our political nature and human biodiversity

just started reading avi tuschman‘s Our Political Nature: The Evolutionary Origins of What Divides Us. so far it’s very good! mind you, i’ve only read the first two chapters (there are twenty-three altogether). (~_^)

according to tuschman, his goal in writing this book is [from the preface – my emphasis]:

“[T]o paint a compelling and accurate portrait of our nature as political animals. Today’s political commentators would have us believe that we vote based on our views about the main issues of the day, on our economic circumstances, or on our longtime affiliations with this political party or that. That’s wrong, or at least incomplete. Step by step, I will explain that our political orientations are not simply intellectual constructs, flowing from our upbringing, our schooling, our peer groups, or which newspapers we read. No, our political orientations are actually natural dispositions, molded within each of us by powerful evolutionary forces.

excellent!

in the first two chapters, tuschman reviews some of the major research out there which has found that personality is largely innate and that personality strongly influences our political orientations (left-wing or right): the blocks’ study showing that personality at age four strongly correlates with political orientation as an adult (in one’s 20s) [pdf], for example, and alford et al.’s twin studies which showed that identical twins reared apart have very much the same political orientations [pdf], and so on.

well, he doesn’t need to persuade me! (~_^) left and right — we are “born this way.”

furthermore, tuschman says we’ll find these innate left/right personalities in all societies. he draws, though, what i think is a slightly awkward comparison between all of the rebellious folks in the arab spring and the occupy wall street movement in the western world [chapter 1]:

“[I]t was precisely Basboosa’s [the tunisian man who immolated himself triggering the so-called arab spring] moral *rejection of inequality* that activated one of these universal hot buttons residing within him, and within so many of his compatriots. And this is why his story resonated with a critical mass of people in the Middle East, for whom Basboosa symbolized the humble, well-meaning common man systematically abused by government fiat and corruption.

“Now, the story of Basboosa might seem rather remote to many American readers. But the same hidden trigger at play in the Middle East underlies the concurrent transformation of the political landscape in the United States. As the Arab Spring was unfolding, the ‘Occupy Wall Street’ movement emerged on the far left of the US spectrum. The demonstrators in New York shouting, ‘We are the 99 percent!’ were railing not against Middle Eastern dictators, but rather against bankers and large corporations. And yet the same issue that ignited the Arab Spring had inspired and galvanized their movement: a moral rejection of economic and social *inequality*.”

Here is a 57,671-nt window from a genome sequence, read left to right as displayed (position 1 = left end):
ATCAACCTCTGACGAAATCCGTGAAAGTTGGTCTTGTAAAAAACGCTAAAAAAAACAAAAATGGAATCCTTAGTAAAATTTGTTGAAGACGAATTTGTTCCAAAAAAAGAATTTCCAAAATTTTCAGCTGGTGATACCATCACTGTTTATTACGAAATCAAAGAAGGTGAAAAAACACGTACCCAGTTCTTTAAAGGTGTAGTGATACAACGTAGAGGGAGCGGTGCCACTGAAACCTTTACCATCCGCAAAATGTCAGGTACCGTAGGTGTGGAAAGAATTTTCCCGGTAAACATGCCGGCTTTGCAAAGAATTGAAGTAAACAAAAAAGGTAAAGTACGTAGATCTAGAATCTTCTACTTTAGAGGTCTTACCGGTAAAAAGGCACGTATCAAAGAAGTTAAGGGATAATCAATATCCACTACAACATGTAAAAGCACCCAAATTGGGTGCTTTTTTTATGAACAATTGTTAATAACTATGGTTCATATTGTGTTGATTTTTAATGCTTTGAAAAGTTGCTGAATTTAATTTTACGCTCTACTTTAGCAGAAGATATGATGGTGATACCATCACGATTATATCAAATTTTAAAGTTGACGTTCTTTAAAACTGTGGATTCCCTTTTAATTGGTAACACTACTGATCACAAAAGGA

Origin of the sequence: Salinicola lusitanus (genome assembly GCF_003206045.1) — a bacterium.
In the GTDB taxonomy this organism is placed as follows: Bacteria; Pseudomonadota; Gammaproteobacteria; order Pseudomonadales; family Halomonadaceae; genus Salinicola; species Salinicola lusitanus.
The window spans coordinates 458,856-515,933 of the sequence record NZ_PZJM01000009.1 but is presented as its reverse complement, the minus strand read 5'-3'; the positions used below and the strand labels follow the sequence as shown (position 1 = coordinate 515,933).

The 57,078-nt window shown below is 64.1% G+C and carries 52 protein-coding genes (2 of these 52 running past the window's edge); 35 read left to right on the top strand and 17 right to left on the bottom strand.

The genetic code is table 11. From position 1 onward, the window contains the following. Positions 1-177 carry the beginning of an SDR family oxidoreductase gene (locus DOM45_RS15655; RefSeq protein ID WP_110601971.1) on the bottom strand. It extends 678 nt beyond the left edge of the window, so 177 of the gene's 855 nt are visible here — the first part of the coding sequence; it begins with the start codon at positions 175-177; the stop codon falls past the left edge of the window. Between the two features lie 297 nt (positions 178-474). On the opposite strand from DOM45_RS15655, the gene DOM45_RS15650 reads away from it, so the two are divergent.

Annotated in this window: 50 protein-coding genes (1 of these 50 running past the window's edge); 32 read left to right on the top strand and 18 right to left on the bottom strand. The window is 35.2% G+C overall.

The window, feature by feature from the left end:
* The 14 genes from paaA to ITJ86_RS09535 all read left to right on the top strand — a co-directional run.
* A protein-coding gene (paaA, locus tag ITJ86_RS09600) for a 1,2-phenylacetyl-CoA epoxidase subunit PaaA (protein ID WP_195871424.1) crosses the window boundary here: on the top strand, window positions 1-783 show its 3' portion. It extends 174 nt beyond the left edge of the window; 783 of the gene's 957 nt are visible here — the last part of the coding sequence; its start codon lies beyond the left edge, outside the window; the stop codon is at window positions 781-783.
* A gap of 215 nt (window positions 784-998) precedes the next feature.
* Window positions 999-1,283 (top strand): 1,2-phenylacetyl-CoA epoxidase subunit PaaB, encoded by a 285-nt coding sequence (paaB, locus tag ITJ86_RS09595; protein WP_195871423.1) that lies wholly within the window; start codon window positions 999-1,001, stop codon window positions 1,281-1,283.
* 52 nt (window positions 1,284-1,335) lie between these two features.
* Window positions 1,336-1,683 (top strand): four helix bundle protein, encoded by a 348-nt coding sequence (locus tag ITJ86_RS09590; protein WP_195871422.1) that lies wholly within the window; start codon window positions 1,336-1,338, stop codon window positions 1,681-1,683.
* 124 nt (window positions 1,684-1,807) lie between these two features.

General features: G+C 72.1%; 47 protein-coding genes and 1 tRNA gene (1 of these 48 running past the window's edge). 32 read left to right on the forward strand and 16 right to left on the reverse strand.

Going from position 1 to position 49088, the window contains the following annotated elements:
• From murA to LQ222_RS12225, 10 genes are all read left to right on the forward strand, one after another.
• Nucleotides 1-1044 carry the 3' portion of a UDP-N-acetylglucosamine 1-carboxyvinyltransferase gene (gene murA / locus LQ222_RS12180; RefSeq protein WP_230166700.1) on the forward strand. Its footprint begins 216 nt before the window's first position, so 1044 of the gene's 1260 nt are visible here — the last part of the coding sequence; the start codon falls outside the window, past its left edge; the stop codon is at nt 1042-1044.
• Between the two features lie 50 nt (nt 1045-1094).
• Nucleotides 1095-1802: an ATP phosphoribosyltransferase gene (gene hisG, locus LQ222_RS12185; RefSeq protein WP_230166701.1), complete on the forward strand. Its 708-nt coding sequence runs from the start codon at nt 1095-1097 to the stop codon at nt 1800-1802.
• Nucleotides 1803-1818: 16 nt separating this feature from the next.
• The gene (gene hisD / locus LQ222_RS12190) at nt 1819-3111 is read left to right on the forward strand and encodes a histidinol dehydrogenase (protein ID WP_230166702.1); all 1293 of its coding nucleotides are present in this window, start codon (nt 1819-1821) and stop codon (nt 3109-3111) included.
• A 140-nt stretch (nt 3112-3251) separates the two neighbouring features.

well, yeah … sort of … maybe. but i’m not certain that there are equally as many individuals in tunisia — or north africa — concerned about equality for everybody as there are in the united states or western europe. there might be a lot of people p*ssed off in the arab world/middle east/north africa that they, personally, experience so much corruption in their daily lives and that they and their families are often cheated by others, but are they really morally rejecting economic and social inequality to the same degree that, say, a swede does? i dunno, but it’s worth asking.

just looking quickly at one set of responses from the world values survey [1981-2002 waves] to the question…

“How would you place your views on this scale? – Incomes should be made more equal vs We need larger income differences as incentives.”

…we find that north africans are very much for GREATER income inequality [click on chart for LARGER view]:

wvs - income equality

i think it would be very safe to bet that different populations will vary not only in the numbers/proportions of leftists vs. rightists found within them but also in how liberal or conservative their left- or right-wingers are.

but i think i’m getting ahead of tuschman and that he’s actually going to get to this later in the book. for instance, in chapter two, he does say:

“What happened when groups of very different genetic backgrounds live in the same environment? In this case, each group’s average personality scores differed according to the *origin of their ancestors*. For example, the personality traits of white South Africans clustered closer to the Swiss, while black South Africans had personalities more similar to Zimbabweans. Likewise, groups that have traditionally lived in geographically adjacent territories have more similar average personalities than groups separated by large distances.”

so i should prolly finish reading the book before i say any more on this. (^_^)

previously: well this sounds familiar…

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the outbreeding project continues apace…

…in the united states! (just as you all suspected.) amongst white folks anyway (that’s who was included in the study below).

from a study published in 2009, Measures of Autozygosity in Decline: Globalization, Urbanization, and Its Implications for Medical Genetics: